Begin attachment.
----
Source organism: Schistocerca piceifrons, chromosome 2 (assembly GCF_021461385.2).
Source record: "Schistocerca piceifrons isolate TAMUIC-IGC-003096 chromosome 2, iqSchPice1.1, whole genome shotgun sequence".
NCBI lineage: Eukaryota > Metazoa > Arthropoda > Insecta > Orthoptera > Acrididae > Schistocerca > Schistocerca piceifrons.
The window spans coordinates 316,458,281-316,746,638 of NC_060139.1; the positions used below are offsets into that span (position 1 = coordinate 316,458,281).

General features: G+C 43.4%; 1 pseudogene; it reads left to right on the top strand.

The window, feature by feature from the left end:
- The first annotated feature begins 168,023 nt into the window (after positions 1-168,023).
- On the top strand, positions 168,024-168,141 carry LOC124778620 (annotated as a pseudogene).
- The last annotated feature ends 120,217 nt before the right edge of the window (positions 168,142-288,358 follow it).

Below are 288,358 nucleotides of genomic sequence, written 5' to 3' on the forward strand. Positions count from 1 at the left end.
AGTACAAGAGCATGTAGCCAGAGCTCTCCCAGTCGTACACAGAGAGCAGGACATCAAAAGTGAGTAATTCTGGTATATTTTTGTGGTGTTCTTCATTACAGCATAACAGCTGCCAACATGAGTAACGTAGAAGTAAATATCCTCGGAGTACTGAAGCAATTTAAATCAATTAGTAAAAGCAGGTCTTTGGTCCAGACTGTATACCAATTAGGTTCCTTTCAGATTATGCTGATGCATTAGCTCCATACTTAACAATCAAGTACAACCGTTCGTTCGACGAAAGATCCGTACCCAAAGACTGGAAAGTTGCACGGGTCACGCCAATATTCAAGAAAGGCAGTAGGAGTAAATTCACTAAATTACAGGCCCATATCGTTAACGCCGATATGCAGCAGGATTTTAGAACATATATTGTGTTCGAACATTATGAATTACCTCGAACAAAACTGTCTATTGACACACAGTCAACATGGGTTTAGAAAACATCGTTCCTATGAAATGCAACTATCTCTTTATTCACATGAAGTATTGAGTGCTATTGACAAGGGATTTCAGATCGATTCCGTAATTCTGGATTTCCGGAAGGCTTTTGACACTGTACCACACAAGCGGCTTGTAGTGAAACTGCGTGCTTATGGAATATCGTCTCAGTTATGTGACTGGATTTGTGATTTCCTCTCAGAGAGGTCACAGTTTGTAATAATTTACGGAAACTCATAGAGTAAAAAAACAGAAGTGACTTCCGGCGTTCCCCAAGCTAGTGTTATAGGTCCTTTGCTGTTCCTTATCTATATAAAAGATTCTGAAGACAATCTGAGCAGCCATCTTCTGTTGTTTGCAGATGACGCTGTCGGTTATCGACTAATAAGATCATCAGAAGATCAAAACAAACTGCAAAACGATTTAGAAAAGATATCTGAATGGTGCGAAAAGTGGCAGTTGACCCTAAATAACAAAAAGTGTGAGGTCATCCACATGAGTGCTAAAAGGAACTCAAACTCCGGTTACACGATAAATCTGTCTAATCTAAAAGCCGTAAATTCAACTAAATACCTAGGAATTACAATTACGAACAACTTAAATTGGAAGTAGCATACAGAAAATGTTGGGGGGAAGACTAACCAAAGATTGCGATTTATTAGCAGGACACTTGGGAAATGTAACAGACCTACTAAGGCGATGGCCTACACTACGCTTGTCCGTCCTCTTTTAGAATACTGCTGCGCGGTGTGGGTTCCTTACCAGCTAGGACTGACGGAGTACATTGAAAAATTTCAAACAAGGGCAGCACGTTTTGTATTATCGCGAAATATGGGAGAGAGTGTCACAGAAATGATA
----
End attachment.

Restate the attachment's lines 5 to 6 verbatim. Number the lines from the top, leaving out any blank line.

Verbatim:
General features: G+C 43.4%; 1 pseudogene; it reads left to right on the top strand.

The window, feature by feature from the left end: